It’s not about being a nonconformist or breaking from the mold necessarily, it is a personal pilgrimage to find out who you are and what you are made of. Bill Bryson gives us an insight into what makes him him.

Buy it on Amazon.com and take a hike.

4. The Four Hour Workweek

If Rolf Potts is the travel writer of the age, Timothy Ferriss is the entrepreneur who can show you how make the time to travel. This was the first book that really turned me onto traveling in a manner that made sense to me.

The Four Hour Workweek has a number of tools on how to divorce yourself from the incessant streams of information that we are bombarded with, create a business that will help fund your traveling, and a great deal more.

The title was purposefully chosen to create a bit of controversy, and yes it sounds a bit like a scam, but the ideas behind it are powerful and the motivation it gave me (one of the best slackers) to really work at redesigning my life is impressive.

Buy it on Amazon.com and see how many hours you want to put.

5. Your suggestions

What would a list be at only four? The fifth book is up to you, what else would you suggest to read before traveling?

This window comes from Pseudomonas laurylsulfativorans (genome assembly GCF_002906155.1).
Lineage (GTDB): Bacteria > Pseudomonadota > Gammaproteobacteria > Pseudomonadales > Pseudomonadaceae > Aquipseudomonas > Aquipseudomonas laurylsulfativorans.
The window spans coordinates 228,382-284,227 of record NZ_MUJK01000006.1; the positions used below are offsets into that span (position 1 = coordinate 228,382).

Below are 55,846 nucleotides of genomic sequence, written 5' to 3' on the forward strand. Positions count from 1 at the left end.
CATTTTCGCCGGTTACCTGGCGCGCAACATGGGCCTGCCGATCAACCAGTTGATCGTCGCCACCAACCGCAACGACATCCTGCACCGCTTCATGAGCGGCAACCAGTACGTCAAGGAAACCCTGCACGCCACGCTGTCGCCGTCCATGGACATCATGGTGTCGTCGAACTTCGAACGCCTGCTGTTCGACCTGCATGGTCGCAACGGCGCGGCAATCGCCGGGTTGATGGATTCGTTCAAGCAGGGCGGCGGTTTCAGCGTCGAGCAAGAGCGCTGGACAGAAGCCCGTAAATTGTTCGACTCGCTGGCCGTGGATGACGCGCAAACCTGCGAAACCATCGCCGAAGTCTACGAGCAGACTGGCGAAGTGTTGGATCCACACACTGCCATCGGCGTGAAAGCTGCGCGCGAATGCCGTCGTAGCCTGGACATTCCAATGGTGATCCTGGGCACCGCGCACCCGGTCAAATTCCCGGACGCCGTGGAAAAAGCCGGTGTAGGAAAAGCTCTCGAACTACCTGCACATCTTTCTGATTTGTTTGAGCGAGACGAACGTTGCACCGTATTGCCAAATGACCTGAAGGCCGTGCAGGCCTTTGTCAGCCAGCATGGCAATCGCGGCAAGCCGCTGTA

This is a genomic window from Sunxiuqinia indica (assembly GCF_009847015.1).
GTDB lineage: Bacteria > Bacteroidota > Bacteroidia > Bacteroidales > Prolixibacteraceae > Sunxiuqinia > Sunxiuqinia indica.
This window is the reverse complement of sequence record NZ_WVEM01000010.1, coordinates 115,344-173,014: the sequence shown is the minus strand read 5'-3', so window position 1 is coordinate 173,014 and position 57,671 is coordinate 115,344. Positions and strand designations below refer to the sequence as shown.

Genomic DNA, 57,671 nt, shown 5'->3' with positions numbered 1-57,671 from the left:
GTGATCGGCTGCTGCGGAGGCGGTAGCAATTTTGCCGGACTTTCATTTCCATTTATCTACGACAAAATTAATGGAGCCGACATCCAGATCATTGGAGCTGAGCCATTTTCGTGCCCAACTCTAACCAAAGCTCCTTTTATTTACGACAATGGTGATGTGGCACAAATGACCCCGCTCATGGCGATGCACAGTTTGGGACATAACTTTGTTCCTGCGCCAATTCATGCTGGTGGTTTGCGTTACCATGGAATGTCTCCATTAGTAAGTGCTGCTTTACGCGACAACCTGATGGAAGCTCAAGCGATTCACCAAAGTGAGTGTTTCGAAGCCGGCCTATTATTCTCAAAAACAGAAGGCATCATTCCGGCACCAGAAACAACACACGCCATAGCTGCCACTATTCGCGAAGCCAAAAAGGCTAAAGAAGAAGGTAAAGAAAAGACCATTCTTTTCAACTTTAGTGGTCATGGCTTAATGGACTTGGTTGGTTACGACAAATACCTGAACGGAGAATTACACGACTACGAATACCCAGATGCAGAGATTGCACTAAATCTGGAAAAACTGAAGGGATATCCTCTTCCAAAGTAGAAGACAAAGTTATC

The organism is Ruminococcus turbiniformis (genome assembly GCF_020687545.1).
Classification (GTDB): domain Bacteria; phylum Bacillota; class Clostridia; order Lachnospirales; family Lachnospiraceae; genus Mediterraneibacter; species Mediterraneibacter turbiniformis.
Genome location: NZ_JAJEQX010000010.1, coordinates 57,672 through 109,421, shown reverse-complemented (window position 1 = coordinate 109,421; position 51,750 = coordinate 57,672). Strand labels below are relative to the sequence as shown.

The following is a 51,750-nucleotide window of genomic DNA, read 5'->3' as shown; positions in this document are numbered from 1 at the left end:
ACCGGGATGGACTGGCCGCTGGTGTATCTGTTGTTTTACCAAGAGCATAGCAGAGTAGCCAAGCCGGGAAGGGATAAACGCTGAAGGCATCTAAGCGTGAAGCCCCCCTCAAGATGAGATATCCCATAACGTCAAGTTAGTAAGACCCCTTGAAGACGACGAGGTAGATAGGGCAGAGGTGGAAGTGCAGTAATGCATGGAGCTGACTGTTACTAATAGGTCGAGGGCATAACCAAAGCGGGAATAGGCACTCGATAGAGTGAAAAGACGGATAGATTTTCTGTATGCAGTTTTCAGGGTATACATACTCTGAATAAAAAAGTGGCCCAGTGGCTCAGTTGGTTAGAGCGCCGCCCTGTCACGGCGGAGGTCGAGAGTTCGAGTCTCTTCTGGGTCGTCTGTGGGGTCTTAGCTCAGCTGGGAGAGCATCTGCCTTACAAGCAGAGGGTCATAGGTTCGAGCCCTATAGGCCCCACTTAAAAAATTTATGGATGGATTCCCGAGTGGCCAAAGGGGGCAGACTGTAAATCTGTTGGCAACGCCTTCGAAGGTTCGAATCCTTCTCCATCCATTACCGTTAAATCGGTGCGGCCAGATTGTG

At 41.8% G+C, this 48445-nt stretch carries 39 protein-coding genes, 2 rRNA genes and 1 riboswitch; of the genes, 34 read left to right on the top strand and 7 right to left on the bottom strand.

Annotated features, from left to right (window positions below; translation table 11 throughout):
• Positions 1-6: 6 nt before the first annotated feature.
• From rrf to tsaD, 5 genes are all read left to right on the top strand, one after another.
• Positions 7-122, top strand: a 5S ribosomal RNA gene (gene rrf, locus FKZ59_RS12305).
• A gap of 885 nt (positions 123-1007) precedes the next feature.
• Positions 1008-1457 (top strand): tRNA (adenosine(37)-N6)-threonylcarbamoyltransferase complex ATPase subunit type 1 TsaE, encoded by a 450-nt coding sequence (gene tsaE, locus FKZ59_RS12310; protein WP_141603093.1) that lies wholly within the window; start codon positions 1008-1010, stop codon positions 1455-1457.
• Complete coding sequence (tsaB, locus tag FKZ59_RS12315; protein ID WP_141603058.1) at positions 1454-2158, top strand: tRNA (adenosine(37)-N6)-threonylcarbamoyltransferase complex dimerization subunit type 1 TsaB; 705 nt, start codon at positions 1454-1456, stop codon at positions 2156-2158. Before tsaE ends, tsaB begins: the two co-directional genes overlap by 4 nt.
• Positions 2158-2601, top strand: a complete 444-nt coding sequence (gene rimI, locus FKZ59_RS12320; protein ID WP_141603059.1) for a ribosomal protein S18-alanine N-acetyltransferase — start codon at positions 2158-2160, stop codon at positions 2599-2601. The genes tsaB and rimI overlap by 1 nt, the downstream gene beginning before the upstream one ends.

Vagabonding – Starting Long Term Travel

I have hit the road.  Visit my Travelogue over at Vagabond Cafe.

After a month of deliberation and semi-planning I took off from Maine.  I landed in Atlanta December 8th after a few tribulations – losing my wallet, missing my flight, losing my book (on vagabonding) – and immediately headed out dancing.  A great relief.

My plan to travel has been spurred by many factors, but the principal one which gave me the idea to travel without a home was reading the Four Hour Workweek and coming to the conclusion that my life wasn’t really on any particular road and I was just doing what had been presented to me – not what I had chosen for myself.  I had lost my job, had multiple reasons to leave New York City behind not least the exceptional expense of living there, my ties of being in a relationship were over all of which created an opportunity.

Perhaps I should have done a bit more prep and research before I left, but I’ve spent almost a month in Atlanta (with a week trip to Asheville) which has served as a gestation period for my ideas and route through the U.S.

Things I would have prepared a little differently for:

  • wait an extra week or two to pad my accounts
  • get my motorcycle license
  • line up a bit more work in Atlanta (I tried this but it didn’t work out)
  • research vagabonding a bit more

If you are planning a vagabonding trip I recommend a few resources to start:

There are many more which would come in handy that you’ll discover on your own.  Starting with Vagabonding and Four Hour Workweek will definitely give a jumpstart to your dreams of leaving the assumed real world behind.